That’s right, a Bar Mitzvah on a Monday. I attended my first Monday Bar Mitzvah this week. I hate to say it, but when I first heard about the plans, my initial thoughts were not exactly positive. Really?! A Monday?! At a hotel?! It seemed very odd. Maybe on a Saturday in a hotel in a town where you don’t have a temple, makes sense. A Bar Mitzvah on a Monday at a hotel, in Southern California where you have temples in every direction? I had a very hard time wrapping my head around it. But the closer we got to the service and with Hanukkah fast approaching, it’s making more sense to me than ever.
My stepsisters son, Zachary, has turned 13. She, for whatever reasons, is not affiliated with a temple in her area. Yet she celebrates all of the Jewish holidays and her boys have a strong Jewish identity without the need of a temple community. For some background on my stepsister, she is one of the most outgoing, understanding and loving people I know. She has about 1 million friends not only online, but in person too. Nowadays, that’s pretty amazing. You can imagine my surprise when I found out that the event was going to be just our family. Even just family in our family is 50 people. This is a person who could easily have a party for 600. All this makes it even more surprising that she’s not affiliated with a temple. She is the epitome of a mover and a shaker and creates community everywhere shoe goes. She self-admittedly created an “atypical” event for Zach, but truly wanted the event to be as meaningful as possible.
So what does a “make-your-own” Bar Mitzvah look like? A custom siddur with quotes and photos of the Bar Mitzvah boy. A parsha hand picked to allow Zach to choose what was important for him to read at this time in his life. A “congregation” of family, everyone already knowing each other and catching up on what’s new, while reflecting on what was. A beautiful, intimate service without an ark to host the Torah, but with more love than I’ve experienced at a Bar Mitzvah in a very long time.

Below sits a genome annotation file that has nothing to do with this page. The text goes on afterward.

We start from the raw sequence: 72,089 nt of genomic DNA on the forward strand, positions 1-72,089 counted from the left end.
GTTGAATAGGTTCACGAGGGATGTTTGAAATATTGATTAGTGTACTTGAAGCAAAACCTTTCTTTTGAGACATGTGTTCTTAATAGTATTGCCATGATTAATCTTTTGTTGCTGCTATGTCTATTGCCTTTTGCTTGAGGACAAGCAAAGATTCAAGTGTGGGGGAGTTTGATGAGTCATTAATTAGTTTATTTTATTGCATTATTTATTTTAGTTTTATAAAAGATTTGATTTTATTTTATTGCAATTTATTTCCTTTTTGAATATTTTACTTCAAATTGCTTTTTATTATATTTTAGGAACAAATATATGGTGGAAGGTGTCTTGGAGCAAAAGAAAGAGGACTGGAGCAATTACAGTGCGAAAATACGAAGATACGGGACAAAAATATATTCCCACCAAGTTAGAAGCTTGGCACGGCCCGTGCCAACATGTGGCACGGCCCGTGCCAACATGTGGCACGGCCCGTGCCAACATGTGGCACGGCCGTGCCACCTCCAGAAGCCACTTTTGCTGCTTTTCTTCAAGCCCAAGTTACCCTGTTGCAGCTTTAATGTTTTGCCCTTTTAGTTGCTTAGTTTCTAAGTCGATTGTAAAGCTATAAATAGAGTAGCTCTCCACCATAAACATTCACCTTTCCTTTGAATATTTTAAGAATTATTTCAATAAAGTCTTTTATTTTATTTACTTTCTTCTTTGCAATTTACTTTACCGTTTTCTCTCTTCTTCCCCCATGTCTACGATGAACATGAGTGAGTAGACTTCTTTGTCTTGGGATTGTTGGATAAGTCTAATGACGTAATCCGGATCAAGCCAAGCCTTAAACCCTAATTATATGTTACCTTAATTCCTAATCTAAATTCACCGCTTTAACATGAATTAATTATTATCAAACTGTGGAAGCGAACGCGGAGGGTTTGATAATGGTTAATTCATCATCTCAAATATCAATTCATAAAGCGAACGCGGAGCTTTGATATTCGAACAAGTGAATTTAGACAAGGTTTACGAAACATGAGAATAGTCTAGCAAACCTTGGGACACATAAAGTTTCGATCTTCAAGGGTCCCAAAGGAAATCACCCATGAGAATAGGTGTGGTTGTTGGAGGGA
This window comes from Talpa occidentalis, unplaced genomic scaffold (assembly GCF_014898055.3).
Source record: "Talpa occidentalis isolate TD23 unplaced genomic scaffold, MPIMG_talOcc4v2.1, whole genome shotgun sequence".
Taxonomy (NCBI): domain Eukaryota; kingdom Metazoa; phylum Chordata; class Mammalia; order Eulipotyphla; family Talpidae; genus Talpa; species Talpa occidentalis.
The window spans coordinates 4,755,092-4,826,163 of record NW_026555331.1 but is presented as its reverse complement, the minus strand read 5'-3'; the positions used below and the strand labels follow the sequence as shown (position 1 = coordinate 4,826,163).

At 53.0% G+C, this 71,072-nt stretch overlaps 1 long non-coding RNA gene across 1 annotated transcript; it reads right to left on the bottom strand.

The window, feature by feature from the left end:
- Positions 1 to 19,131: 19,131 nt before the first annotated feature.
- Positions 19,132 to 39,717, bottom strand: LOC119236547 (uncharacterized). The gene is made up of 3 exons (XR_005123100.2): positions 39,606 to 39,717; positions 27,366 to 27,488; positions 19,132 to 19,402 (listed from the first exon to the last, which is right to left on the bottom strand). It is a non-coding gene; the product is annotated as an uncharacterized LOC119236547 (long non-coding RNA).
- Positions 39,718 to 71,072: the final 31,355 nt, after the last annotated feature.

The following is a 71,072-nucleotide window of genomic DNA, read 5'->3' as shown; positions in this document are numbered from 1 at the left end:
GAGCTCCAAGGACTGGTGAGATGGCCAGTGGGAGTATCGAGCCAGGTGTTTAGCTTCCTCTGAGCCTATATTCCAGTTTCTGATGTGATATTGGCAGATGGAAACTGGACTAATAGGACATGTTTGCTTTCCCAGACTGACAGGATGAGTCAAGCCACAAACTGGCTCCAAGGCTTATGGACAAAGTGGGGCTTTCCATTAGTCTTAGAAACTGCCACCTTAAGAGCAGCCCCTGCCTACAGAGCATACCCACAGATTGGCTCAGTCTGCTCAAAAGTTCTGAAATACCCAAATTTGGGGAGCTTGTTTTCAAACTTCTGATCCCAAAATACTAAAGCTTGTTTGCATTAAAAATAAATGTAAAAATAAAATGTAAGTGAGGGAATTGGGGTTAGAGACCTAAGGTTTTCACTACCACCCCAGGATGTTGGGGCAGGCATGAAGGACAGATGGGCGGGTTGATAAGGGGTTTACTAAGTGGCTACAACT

Like I said, I was skeptical, but the service blew all my apprehensions away. I still had my 2 rugrats to chase around, which unfortunately, kept me from experiencing the entire service and entertainment afterwards. So the only thing that stood between me and a “perfect” service were my own 2 blessings, who will someday have to deal with toddlers running around at their Bar Mitzvah services (Maybe Zach can even repay that favor himself…). The night before this special day, I came to the following conclusion, the unique circumstances built around this day didn’t make it any less important, in fact, it made it more special.
My gift to Zachary was a check (like all good Jews give) and dreidel. The note card read:
~Normally we would just send a card with a check, but today is a special day. Most people think of a dreidel as a gambling toy, but it was really a decoy so Jews could practice their religion in caves under the persecution of the Greeks. You have earned this dreidel, having chosen to practice your religion and complete your rite of passage despite facing challenges and obstacles other young Jewish men your age do not. Your “atypical” day reflects your originality, hard work, dedication to your religion and ingenuity. You’re a special young man. Judaism is lucky to have you.
Hanukkah is coming up in 2 weeks. Maccabees fought to worship in their temple in the way that was important to them, their family, their traditions. So I hope Zach continues to fight for what is important to him. Zachary the Maccabee, keep up the good work kiddo.
May the Schwartz be with you
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